What is a small parish? Why is it important in the Diocese of New Ulm?
Parish Vitality Index provides quantifiable assessment, encourages dialogue among parishes

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  Angela Tanata, a parishioner at the Church of St. Boniface in Stewart, poses for a photo in her classroom at Kids Depot, the preschool and daycare program at St. Anastasia’s Catholic School in Hutchinson. She’s been teaching there since 2008.    (Photo by Sam Patet)

Angela Tanata, a parishioner at the Church of St. Boniface in Stewart, poses for a photo in her classroom at Kids Depot, the preschool and daycare program at St. Anastasia’s Catholic School in Hutchinson. She’s been teaching there since 2008. (Photo by Sam Patet)

by Sam Patet
The Prairie Catholic / April 2014

NEW ULM – Five days a week you’ll find preschool teacher Angela Tanata at Kids Depot, the preschool and daycare program at St. Anastasia’s Catholic School in Hutchinson. She loves every minute she gets to spend with her students, whether she’s reading them a book or helping them with an art project.

“I love seeing the excitement of discovery in their eyes as we explore a new idea, process, or concept,” she said. “I take joy in what may seem like very small accomplishments: zipping a coat, recognizing one’s name, pouring a cup of milk.”

Tanata is able to do what she loves thanks to St. Anastasia Parish. Its size and financial resources make the program possible and provide jobs for her and her coworkers.

Not only does Tanata get to experience life at a large parish (St. Anastasia has 1,054 households), she also gets to experience it at a small one. She and her husband Josh are parishioners at the Parish of St. Boniface in Stewart, 14 miles southwest of St. Anastasia. At 126 families, it’s just the right size for the Swanville, Minn., native.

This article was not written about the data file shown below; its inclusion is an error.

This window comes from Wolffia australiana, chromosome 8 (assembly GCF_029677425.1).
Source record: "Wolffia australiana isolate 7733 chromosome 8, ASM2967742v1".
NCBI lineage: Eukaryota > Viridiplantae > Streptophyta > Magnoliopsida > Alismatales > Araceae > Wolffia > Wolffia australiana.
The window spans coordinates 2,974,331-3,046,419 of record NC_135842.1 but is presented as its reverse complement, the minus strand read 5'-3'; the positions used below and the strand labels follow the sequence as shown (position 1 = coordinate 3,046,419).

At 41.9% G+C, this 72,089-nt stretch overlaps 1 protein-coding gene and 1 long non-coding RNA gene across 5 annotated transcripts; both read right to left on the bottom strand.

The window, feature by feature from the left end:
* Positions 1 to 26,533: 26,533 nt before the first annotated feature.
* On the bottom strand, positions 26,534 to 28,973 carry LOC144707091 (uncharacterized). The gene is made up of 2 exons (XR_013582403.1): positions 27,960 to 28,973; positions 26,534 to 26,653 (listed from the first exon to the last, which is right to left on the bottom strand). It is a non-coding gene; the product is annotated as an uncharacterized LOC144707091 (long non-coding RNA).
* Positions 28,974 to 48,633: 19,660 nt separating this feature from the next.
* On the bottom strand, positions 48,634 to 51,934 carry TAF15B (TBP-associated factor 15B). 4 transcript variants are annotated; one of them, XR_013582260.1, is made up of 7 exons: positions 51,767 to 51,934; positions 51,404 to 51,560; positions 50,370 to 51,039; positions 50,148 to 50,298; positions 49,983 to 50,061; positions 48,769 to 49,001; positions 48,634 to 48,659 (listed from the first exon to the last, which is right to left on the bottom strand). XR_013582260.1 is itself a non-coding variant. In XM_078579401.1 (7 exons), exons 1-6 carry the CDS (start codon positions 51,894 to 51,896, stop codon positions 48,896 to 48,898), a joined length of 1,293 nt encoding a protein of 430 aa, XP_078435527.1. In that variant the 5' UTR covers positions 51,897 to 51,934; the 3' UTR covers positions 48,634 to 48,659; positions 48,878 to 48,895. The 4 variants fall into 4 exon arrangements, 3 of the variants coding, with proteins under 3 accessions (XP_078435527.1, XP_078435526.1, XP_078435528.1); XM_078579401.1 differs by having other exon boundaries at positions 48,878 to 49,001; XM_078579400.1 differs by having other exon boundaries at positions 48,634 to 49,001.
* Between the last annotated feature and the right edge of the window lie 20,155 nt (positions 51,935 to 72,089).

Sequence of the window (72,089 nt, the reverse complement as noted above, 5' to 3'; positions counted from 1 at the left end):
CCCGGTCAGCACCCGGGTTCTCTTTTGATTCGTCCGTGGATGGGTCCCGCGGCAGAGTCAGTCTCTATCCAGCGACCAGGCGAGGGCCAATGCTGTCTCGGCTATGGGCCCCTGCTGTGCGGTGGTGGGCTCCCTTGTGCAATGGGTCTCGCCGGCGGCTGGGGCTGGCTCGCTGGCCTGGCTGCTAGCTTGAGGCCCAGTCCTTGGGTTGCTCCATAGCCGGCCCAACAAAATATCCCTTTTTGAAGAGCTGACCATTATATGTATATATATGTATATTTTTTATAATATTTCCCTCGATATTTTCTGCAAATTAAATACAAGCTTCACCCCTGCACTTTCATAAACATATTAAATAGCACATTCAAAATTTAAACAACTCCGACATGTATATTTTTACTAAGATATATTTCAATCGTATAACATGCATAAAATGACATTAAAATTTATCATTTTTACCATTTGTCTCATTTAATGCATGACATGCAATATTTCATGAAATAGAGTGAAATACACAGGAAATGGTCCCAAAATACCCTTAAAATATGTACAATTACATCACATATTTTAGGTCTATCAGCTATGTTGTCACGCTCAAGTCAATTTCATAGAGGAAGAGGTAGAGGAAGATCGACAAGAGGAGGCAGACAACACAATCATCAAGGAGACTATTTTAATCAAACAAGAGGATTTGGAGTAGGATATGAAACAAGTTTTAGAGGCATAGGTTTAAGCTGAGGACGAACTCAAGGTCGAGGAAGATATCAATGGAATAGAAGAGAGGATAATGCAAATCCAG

“I grew up in a small town,” Tanata said. “When I first went to Mass with Josh at St. Boniface, I think I commented to him that it felt a lot like my parish that I’d grown up in. The church was similar, the size is very similar. It’s very home-like to me.”

While she didn’t know anyone when she first started attending seven years ago, she quickly got to know them through her involvement with the CCW. Those relationships have continued to grow, so much so that she and her husband were practically superstars when their daughter Elizabeth was born in 2011.

“People in the parish were waiting for us to have her,” she said. “They all knew I was expecting and they were excited to hear how things went and see her when we first brought her to Mass in Stewart. … I just appreciate that people were interested and excited for us.”

While Tanata wouldn’t trade St. Boniface’s small size for anything, she knows that feature brings with it its own set of challenges. To start, the parish only has one Mass on the weekend – 8:30 a.m. Sunday morning – whereas St. Anastasia has two. While this arrangement makes sense, it only leaves her family with one option on the weekend if they want to attend St. Boniface.

St. Anastasia’s size also enables it to host more activities than St. Boniface does, she said, such as perpetual Eucharistic adoration, reconciliation services, and CCW events. Parish leaders at St. Anastasia also have a larger number of people they can call on as they organize activities, she said.

“Since there’s a smaller number of us (at St. Boniface), we have to be more active in the roles in the church,” she said. On Sunday, for example, people oftentimes perform multiple ministries at the same Mass, she said, whether it’s the choir member who helps distribute the Body of Christ or the lector who also brings up the gifts.

“If we want things to happen in our parish in Stewart … we have to take on those roles more readily. Otherwise it’s just not going to be done because there’s nobody else to do it,” she said.

New tool for pastoral planning

Like Tanata, most Catholics in the Diocese of New Ulm know that parishes vary in size. Some, like St. Anastasia, are large, while others, like St. Boniface, are small. Each has its benefits and drawbacks.

But as the “Fourth Plan for Parishes” points out, both types of parishes will have to undergo some type of change in the years ahead. That’s because the number of Catholics and the number of priests are both on the decline.

Before the “Fourth Plan” outlines what some of these changes might look like, it first introduces a tool to help parishes assess objectively how they are doing. That tool is the Parish Vitality Index, or PVI.

“Among the various topics in the ‘Fourth Plan,’ the Committee on Parishes discussed the PVI more than any other that I can remember,” said Dan Rossini, coordinator of staff for the diocese and a member of the Committee on Parishes, the group that developed the “Fourth Plan.” “The PVI is a way of gauging differences in parishes according to certain characteristics that are particularly important for pastoral planning.”